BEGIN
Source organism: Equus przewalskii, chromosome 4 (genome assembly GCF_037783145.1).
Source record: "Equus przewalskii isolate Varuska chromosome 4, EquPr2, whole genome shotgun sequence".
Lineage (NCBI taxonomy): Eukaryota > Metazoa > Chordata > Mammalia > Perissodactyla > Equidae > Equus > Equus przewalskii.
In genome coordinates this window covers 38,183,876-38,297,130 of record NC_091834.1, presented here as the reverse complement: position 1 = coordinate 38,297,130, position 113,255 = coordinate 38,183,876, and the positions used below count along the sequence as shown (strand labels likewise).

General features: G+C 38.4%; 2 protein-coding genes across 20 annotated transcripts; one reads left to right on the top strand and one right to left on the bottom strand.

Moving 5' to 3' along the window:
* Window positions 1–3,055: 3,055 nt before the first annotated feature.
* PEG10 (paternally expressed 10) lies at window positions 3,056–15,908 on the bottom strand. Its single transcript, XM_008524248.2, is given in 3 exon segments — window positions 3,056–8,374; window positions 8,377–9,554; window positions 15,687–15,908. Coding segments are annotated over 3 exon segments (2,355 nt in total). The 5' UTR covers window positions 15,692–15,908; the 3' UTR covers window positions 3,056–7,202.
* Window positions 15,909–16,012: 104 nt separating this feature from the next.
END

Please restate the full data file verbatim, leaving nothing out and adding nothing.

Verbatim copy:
Source organism: Equus przewalskii, chromosome 4 (genome assembly GCF_037783145.1).
Source record: "Equus przewalskii isolate Varuska chromosome 4, EquPr2, whole genome shotgun sequence".
Lineage (NCBI taxonomy): Eukaryota > Metazoa > Chordata > Mammalia > Perissodactyla > Equidae > Equus > Equus przewalskii.
In genome coordinates this window covers 38,183,876-38,297,130 of record NC_091834.1, presented here as the reverse complement: position 1 = coordinate 38,297,130, position 113,255 = coordinate 38,183,876, and the positions used below count along the sequence as shown (strand labels likewise).

General features: G+C 38.4%; 2 protein-coding genes across 20 annotated transcripts; one reads left to right on the top strand and one right to left on the bottom strand.

Moving 5' to 3' along the window:
* Window positions 1–3,055: 3,055 nt before the first annotated feature.
* PEG10 (paternally expressed 10) lies at window positions 3,056–15,908 on the bottom strand. Its single transcript, XM_008524248.2, is given in 3 exon segments — window positions 3,056–8,374; window positions 8,377–9,554; window positions 15,687–15,908. Coding segments are annotated over 3 exon segments (2,355 nt in total). The 5' UTR covers window positions 15,692–15,908; the 3' UTR covers window positions 3,056–7,202.
* Window positions 15,909–16,012: 104 nt separating this feature from the next.